Robots: Evolution or Revolution?

Robot. An automatized machine run by a computer. Also, an idea that quite often polarises people and starts discussions. Some believe robots are a crucial part of a developing society as they reduce difficult human labour. Others argue that robotics just brings about more problems than it solves, and opens a whole new array of ethical issues we need to tackle. So, are we justifiably investing in robotic advancement, or just funding our own doom?

The history of our civilisation’s development is usually traced out by two very important events, which we usually refer to as the Industrial Revolutions. Both radically changed our society and the experience of human life itself, but they have another feature in common – changes in technology. Those changes are often called ‘advancements’ as they improved productivity in factories and reduced unnecessary human labour that was often quite demanding and unsafe. The invention of machines that do the work instead of us was a big step forward, and we just kept improving them since. This is when the term ‘robot’ is introduced: a modern way of addressing smart machines whose purpose is to help us humans with mundane jobs and give us the time to focus on more important things. Of course, robots have developed greatly since they were first used, but their main purpose remained the same – to ease issues of human labour and provide safer work environments.

Automatization of work is surely something beneficial for all – it improves productivity, produces more wealth with less labour, and saves workers from doing demanding jobs. However, a sudden introduction of robots into a factory, for example, means that a lot of jobs will be destroyed, leaving those workers without a regular income. This problem is something that the society had to deal with many times before, and is not unsolvable. It can simply be overcome by employing a gradual conversion to automatization, as opposed to doing it overnight, which is something to be expected in today’s capital-focused world. Once this point is passed, we can start truly discussing the merits of an automatized production. There is a possibility to diminish the workload by making the work more efficient, leaving the workers with less stressful working environments and more free time. There are also reports that say that robot-enhanced work spaces tend to save money, compared to traditional production methods. This certainly sounds great, but it creates a new issue of distributing the money saved in the process.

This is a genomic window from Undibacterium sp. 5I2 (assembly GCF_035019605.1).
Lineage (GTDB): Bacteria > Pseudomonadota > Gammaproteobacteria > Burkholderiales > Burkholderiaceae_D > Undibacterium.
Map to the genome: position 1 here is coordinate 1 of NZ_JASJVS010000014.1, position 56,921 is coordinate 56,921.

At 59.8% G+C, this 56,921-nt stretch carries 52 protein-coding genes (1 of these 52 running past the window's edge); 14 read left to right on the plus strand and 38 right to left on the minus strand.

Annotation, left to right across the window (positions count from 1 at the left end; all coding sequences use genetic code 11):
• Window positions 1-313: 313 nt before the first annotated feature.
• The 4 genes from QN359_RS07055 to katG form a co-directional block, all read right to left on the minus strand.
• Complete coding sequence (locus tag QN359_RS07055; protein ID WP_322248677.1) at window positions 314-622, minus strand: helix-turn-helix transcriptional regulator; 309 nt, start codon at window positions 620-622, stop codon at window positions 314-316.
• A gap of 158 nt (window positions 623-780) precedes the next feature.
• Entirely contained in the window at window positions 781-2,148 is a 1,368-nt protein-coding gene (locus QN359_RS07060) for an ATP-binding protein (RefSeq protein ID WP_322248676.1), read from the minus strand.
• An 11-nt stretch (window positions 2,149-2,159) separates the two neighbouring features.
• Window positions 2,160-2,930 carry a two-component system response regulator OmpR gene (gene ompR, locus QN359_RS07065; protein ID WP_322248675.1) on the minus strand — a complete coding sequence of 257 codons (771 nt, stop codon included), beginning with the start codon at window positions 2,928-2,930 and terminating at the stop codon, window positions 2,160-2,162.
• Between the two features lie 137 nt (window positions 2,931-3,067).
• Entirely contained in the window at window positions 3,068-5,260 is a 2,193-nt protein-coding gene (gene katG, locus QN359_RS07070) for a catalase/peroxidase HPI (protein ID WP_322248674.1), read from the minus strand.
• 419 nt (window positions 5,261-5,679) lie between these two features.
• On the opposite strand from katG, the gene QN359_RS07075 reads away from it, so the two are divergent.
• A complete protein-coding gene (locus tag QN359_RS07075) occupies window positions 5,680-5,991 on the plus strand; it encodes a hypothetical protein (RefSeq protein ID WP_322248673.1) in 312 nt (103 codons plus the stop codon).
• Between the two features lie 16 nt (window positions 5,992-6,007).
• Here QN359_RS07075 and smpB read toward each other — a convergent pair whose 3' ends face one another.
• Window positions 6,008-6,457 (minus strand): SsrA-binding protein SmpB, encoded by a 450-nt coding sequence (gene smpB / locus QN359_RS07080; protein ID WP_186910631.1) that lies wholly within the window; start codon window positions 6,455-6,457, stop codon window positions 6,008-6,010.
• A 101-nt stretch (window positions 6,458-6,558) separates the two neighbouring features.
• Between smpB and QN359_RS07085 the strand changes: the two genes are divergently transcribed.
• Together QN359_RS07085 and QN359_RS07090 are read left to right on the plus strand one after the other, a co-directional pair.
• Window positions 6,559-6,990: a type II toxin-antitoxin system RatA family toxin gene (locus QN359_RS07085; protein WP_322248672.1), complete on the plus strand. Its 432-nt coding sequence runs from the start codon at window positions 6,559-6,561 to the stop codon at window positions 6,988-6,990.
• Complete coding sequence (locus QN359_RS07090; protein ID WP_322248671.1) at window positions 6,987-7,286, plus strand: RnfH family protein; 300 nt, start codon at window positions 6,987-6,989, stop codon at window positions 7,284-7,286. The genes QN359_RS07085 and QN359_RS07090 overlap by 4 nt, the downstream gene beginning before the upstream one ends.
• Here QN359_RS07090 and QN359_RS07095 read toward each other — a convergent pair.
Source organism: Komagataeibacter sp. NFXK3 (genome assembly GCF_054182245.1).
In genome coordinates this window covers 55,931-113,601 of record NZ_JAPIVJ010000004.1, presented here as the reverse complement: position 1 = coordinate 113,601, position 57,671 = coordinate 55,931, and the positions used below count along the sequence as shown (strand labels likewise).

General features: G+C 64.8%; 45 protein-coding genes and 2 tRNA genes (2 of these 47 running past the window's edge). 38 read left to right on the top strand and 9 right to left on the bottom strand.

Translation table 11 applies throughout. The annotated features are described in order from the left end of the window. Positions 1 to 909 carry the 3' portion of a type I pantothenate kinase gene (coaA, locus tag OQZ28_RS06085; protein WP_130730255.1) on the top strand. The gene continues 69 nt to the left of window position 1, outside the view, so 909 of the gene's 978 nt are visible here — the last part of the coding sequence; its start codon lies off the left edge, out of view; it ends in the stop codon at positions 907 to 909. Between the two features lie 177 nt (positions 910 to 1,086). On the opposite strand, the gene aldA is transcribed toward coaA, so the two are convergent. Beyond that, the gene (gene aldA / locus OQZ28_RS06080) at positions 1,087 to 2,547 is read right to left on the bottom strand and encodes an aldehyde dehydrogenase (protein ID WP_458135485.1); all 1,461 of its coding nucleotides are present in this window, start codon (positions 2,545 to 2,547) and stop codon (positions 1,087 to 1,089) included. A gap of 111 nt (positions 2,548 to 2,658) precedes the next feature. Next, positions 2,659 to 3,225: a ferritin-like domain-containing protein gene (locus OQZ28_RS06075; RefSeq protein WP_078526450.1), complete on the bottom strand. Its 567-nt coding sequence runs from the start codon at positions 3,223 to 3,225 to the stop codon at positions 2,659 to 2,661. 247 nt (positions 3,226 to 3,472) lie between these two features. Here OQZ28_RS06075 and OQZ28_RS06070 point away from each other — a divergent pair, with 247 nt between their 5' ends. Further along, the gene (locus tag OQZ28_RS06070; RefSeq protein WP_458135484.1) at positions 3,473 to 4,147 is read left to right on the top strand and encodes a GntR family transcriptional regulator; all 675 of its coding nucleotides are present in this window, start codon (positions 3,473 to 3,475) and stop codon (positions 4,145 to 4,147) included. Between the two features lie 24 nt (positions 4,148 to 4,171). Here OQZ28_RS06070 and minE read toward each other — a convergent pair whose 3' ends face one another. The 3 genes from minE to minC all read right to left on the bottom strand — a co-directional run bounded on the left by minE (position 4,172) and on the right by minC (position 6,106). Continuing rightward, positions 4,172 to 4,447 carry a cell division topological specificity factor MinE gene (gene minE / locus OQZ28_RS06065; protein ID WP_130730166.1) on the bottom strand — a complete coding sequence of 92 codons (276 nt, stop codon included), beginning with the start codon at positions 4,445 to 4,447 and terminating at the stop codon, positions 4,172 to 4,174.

Capitalism, as many are aware, can oftentimes be quite unethical. However, try adding full automatization in the mix and you get the perfect way of enlarging the wealth of the rich without exploitation of the workers. In this scenario, the robots are the ones doing all the work, without a possibility of a strike or protest. They are, in a sense, the perfect workers form a capitalist’s point of view, and human labour becomes redundant, easy to cast aside. Thus, the rich get richer and the poor get poorer, as the famous catchphrase goes, all on the grounds of evolving technology – something normally considered an advancement. This socio-economic stage surpasses capitalism in a way, as it annihilates the need for human work force completely and seems to lead to the elimination of the working class. This chilly dystopian view of our future may seem like science fiction at first, but recent advancements in robotics and AI software should make us think twice.

AI, however, doesn’t just build on all the issues previously mentioned, they create loads of new ones – most often concerning ethics. The advancements in the field tell us that we must start thinking about those issues now, as all those futuristic novels about evil robots don’t seem that far away anymore. There are already examples of self-driving cars for example, and even reports of computer programmes passing the famous Turing Test. These are all indications that, in addition to solely developing the technology, we should also be thinking about the implementation of some core moral values into the robots and AI in general. There is a lot of literature based on this idea, most notably Isaac Asimov’s I Robot in which he states his ‘three laws of robotics’ which govern the robots’ interactions with humans in his book. We are slowly, but steadily, approaching that reality and it can never hurt to think in advance.

All things considered, I think automatization and robots are ultimately a smart way of developing our society, and we should not restrict it. However, robots that take people’s jobs and save money in the process are good so long as the wealth they produce is equally distributed within the society. If we ensure financial equality in the previously described post-capitalistic world, and if we teach our future fellow AI robots how to act morally, I believe we can coexist and build a better, more advanced civilisation.

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